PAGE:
"House cleaning kept them up and moving," says Kathy D. Wright, Ph.D., RN, CNS, a postdoctoral KL2 Scholar at Case Western Reserve University's Frances Payne Bolton School of Nursing. "A clean environment is therapeutic."
Another study released in the Journal of the American Geriatrics Society concludes older women can add years to their life by engaging in just 30 minutes of housework daily.
"Improving levels of physical activity both light and moderate could be almost as effective as rigorous regular exercise at preventing a major chronic disease," comments senior study author Dr. Andrea LaCroix. "We don't have to be running marathons to stay healthy. The paradigm needs to shift when we think about being active."
Find a similarly aged exercise partner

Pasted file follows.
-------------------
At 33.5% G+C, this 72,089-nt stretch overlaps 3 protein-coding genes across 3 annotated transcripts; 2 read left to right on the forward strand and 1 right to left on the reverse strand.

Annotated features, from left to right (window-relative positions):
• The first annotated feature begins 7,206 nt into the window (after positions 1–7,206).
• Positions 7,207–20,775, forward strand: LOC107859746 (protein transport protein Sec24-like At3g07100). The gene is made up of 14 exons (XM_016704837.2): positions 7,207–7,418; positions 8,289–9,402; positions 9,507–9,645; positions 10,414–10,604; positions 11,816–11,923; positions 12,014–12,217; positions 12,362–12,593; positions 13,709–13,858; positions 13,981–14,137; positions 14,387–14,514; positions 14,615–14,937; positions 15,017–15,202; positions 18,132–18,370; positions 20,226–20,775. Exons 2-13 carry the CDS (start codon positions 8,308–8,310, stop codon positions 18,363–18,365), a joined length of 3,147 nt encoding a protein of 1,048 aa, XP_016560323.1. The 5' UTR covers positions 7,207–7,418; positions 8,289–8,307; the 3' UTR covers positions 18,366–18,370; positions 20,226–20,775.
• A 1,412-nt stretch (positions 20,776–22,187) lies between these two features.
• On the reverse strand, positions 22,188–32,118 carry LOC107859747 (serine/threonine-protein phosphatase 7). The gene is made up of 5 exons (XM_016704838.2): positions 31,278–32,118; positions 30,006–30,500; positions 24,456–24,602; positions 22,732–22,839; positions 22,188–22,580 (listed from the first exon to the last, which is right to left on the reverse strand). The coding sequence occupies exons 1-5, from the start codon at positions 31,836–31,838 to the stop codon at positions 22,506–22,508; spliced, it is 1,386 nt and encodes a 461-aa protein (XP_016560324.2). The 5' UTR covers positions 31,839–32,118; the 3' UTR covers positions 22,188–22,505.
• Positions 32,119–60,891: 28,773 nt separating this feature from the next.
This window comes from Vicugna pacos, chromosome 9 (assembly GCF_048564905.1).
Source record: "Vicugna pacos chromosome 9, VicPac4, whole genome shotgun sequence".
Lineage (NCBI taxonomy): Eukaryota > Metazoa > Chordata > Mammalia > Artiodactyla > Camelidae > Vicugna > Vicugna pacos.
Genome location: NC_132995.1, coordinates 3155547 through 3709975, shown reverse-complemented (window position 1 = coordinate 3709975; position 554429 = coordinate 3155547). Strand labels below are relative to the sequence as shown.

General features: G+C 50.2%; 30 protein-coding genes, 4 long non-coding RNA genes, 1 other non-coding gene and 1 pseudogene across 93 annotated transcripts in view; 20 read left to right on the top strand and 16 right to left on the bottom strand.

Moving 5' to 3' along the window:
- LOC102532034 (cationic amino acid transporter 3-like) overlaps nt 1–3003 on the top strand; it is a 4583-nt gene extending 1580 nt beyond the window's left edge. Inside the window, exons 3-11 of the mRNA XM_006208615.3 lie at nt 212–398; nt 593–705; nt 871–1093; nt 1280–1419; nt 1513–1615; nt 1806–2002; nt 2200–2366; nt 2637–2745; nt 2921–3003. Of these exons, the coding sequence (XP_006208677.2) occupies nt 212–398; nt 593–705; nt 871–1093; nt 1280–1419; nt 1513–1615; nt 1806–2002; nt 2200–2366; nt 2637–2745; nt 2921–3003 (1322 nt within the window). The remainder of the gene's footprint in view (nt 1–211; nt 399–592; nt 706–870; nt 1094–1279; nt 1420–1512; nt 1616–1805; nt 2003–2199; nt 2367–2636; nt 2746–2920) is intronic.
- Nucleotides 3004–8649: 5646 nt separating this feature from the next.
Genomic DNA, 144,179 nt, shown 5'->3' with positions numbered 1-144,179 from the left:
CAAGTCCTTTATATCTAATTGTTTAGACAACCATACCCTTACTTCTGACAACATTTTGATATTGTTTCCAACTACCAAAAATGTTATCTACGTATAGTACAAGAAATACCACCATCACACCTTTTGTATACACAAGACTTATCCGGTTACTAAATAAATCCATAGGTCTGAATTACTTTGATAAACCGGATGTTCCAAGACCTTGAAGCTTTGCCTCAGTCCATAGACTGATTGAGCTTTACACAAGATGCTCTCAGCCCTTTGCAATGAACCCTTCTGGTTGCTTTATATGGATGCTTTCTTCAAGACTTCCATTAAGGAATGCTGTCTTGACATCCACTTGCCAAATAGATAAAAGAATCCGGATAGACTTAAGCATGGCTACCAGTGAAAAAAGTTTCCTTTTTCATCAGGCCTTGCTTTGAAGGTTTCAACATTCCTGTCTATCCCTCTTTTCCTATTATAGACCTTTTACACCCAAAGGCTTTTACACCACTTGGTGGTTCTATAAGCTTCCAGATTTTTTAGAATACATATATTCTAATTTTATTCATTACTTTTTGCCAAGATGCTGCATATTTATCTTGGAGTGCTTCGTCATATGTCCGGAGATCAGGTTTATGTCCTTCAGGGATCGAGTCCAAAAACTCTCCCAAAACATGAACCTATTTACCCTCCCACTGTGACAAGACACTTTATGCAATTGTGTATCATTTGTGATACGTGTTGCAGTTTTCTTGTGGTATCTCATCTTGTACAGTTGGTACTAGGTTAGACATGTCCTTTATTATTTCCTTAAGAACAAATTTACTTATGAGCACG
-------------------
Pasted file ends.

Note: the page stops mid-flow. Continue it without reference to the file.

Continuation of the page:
Pretty much everything is better in the company of a friend, and exercise is no different. More specifically, however, research indicates that finding an exercise partner close to you in age is especially helpful when it comes to sticking with fitness for the long haul. Published in Health Psychology, the experiment gathered together over 600 older adults and assigned each to a 24-week workout program. Those who were placed in a workout group with individuals of a similar age ended up attending roughly 10 more exercise classes than other participants.
"All of this together points to the power of social connections," says lead study author and University of British Columbia kinesiology professor Mark Beauchamp. "If you set the environment up so participants feel a sense of connection or belonging with these other people, then they're more likely to stick with it."
Additionally, this research project published in the British Journal of Health Psychology came to similar conclusions. Researchers say working out with a partner leads to more time spent exercising, particularly when your workout buddy is emotionally supportive.